(See earlier article for the background of and provisions in the earlier versions.) According to the New York Times, here are some of the business-related parts of the bill the Senate-House conference committee has agreed on. Note: Before becoming law, the legislation must now be sent back to both the house and senate for approval. To become law, each chamber must past identical bills which then must be signed into law by the President.

Update below: Friday | 11.15.2017 | 11.45 p.m.


Corporate Tax | Agreement drops the corporate tax rate to 21 percent from the current 35 percent rate and will go into effect in 2018, rather than 2019, as the Senate bill originally called for.

State & Local Tax Deduction | Allows individuals to deduct up to $10,000 in state and local taxes, split between property taxes and either income or sales taxes paid.

Corporate Alternative Minimum Tax | Rescind the corporate alternative minimum tax tucked into the Senate bill at the last minute as a way to pay for the $1.5 trillion bill.

Individual Income Tax Rates | Top rates will drop to 37 percent, down from the current rate of 39.6 percent. Rate will kick in for income levels below the $1 million cutoff outlined previously in both the House and Senate bills.

Pass-through Companies | Negotiators agreed to keep the Senate’s approach to provide a tax deduction for pass-through companies, whose owners pay taxes on profits through the individual code. However, that deduction will likely be lower than the 23 percent deduction in the Senate-passed bill. The conference bill will include a House provision that would allow some pass-through owners with few employees — but large amounts of investment in their businesses — to bypass a limit on how much income qualifies for the preferential deduction.


Update: Friday | 11.15.2017 | 11.45 p.m.

According to Bloomberg, here are key changes to U.S. tax law for individuals and businesses that have emerged from the final Republican bill that’s headed for votes in the House and Senate.

Corporate Tax Rate
Current law: 35 percent
Proposed: 21 percent, beginning in 2018.

Individual State and Local Tax Deductions
Current law: Individuals can deduct the state and local taxes they pay, but the value is subject to certain limits for high earners.
Proposed: Individuals can deduct no more than $10,000 worth of the deductions, which could include a combination of property taxes and either sales or income taxes.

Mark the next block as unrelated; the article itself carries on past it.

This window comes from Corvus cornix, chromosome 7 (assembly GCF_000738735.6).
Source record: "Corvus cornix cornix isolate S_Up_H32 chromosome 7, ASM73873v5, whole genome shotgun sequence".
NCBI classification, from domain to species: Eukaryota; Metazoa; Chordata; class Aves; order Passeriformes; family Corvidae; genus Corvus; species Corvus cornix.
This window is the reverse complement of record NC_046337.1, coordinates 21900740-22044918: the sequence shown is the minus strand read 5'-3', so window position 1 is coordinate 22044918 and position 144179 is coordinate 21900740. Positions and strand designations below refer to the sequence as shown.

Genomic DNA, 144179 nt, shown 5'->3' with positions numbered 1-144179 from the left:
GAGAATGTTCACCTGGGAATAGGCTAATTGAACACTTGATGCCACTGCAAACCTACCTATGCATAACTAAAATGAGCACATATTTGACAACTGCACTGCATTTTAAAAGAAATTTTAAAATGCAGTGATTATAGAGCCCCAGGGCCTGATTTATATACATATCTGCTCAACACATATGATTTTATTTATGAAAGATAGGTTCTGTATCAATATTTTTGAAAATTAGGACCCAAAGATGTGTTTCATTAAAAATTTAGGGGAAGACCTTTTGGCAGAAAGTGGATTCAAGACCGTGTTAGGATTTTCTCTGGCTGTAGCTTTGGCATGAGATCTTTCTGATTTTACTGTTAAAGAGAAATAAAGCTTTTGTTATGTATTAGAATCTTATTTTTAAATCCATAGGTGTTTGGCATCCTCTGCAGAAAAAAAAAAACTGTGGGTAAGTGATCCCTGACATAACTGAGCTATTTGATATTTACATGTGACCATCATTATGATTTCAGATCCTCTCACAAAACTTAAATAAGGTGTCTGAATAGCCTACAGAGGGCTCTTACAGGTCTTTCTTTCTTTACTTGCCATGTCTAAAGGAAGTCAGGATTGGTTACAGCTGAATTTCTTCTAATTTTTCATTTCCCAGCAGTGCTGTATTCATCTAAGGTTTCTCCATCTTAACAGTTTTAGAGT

Obamacare Individual Mandate
Current law: An individual who fails to buy health insurance must pay penalties of $695 (higher for families) or 2.5 percent of their household income — whichever is higher, but capped at the national average cost of the most basic, low-premium, high-deductible plan.
Proposed: Repeal the penalties.

Mortgage Interest Deduction
Current law: Deductible mortgage interest is capped at loans of $1 million.
Proposed: Deductible mortgage interest for new purchases of homes would be capped at loans of $750,000.

Medical Expense Deduction
Current law:
Qualified medical expenses that exceed 10 percent of the taxpayer’s adjusted gross income are deductible.
Proposed: Reduce the threshold to 7.5 percent of AGI for the tax years 2017 and 2018.

Child Tax Credit
Current law:
A $1,000 credit for each child under 17. The credit begins phasing out for couples earning more than $110,000. The credit is at least partially refundable to qualified taxpayers who earned more than $3,000.
Proposed: Double the credit to $2,000 and provide it for each child under 18 through 2024. Raise the phase-out amount to $500,000, and cap the refundable portion at $1,400 in 2018.

Estate Tax (Also called “Death Tax”)
Current law:
Applies a 40 percent levy on estates worth more than $5.49 million for individuals and $10.98 million for couples.
Proposed: Double the thresholds so the levy applies to fewer estates. The higher thresholds would sunset in 2026.

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